I'll try to explain it briefly.
First, it is important to know that one should never use side-by-side confidence intervals to do comparisons. The reason is because the standard errors of means are not the same as the standard errors of differences of means. In fact, they can be hugely different, as when comparing levels of a within-subjects treatment, where the SEs for means include between-subjects variations but the SEs for differences exclude the between-subjects variations.
So if you want to do graphical comparisons where you assess the degree to which things overlap, you need something other than confidence intervals. The arrows in the lsmeans package are derived from the lengths of the confidence intervals for the differences between pairs of means, and how much these intervals overlap zero. Accordingly, a measure of "covering zero" is computed (I'm skipping the formula, but the more an interval covers zero, the greater it is, and the more it doesn't, the more negative it is). Now, I also define a measure (on the same scale) of how much two opposite-pointing arrows overlap.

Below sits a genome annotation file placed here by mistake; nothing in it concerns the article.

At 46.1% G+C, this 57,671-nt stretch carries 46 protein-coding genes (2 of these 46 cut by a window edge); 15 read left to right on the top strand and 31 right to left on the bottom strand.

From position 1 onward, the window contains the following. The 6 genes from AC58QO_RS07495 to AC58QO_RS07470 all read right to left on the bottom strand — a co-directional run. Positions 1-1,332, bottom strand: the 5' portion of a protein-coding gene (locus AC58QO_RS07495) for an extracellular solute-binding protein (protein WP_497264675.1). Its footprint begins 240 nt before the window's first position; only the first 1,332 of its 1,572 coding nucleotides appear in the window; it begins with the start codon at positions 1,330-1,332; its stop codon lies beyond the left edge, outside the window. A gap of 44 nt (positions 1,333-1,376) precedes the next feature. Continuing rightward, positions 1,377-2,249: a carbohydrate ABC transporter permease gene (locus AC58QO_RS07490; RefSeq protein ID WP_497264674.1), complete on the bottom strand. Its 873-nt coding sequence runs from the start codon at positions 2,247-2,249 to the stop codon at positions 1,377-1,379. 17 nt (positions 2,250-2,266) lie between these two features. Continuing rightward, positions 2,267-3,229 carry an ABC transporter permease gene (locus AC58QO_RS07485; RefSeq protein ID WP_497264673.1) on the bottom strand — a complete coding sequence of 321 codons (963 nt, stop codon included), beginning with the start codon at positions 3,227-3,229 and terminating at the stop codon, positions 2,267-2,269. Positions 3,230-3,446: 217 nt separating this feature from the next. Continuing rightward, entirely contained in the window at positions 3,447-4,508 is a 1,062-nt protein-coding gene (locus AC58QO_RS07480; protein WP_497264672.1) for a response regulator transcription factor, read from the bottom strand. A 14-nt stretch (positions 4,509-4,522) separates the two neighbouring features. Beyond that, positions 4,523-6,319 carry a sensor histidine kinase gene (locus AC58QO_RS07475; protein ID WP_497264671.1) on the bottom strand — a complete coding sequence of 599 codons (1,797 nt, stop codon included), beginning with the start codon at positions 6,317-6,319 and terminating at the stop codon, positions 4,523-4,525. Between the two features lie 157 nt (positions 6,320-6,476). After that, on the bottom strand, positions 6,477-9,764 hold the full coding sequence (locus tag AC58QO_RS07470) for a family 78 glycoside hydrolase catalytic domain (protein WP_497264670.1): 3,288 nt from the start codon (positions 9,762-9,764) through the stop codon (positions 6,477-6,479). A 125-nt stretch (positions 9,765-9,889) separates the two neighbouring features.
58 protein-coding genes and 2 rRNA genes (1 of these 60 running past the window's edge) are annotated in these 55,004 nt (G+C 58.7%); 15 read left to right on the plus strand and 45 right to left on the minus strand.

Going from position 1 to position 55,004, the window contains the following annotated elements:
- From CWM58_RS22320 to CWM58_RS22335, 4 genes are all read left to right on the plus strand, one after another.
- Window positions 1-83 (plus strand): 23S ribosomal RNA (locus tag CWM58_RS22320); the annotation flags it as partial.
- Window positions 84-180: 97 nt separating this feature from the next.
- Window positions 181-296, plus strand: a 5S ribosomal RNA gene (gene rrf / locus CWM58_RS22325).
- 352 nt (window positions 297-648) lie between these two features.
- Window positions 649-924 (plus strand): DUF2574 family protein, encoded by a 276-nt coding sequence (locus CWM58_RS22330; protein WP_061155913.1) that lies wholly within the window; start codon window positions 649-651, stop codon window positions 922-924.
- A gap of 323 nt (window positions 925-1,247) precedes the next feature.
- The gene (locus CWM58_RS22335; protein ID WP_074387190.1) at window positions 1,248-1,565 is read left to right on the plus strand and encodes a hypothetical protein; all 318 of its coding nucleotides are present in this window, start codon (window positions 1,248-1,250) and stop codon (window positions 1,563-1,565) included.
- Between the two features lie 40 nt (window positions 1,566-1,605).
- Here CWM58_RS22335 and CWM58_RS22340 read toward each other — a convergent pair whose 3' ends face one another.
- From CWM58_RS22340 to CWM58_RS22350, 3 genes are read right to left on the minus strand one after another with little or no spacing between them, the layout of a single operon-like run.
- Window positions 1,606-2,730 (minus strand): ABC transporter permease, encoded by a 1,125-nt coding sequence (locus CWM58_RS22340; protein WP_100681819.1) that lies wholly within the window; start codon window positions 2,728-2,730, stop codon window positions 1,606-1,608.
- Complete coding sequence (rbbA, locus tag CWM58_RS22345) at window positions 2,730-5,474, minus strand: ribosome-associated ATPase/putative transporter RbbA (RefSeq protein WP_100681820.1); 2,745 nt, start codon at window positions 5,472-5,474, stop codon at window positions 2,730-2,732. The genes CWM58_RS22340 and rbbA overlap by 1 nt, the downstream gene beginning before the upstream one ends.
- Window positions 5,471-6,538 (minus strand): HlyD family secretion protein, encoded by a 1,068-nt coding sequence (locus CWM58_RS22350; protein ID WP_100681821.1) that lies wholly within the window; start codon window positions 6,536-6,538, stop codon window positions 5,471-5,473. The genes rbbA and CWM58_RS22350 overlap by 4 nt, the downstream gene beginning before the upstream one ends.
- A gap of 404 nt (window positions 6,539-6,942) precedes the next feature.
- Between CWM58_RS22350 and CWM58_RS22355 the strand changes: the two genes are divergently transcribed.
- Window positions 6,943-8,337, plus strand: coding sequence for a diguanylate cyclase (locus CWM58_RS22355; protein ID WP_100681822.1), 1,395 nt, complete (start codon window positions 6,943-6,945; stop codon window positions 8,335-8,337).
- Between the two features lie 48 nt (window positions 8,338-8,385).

The algorithm uses weighted least-squares to fit the lengths of the arrows (as regression parameters) so that the overlap values match the zero coverages. Greater weight is given to cases where the coverage is only slightly above or below zero, as it's most important to get those as accurate as possible.
It is an ad hoc method, but it often works; and an error is reported when the solution results in arrows that overlap when they shouldn't, or vice-versa.
In the simplest case where every pairwise difference has the same standard error, there is a closed-form solution where each arrow's length is 1/4 the length of the confidence interval width. The cases where it doesn't work occur where there are widely varying standard errors.
I have been meaning to write up a little article or vignette on this, but have not gotten around to it yet.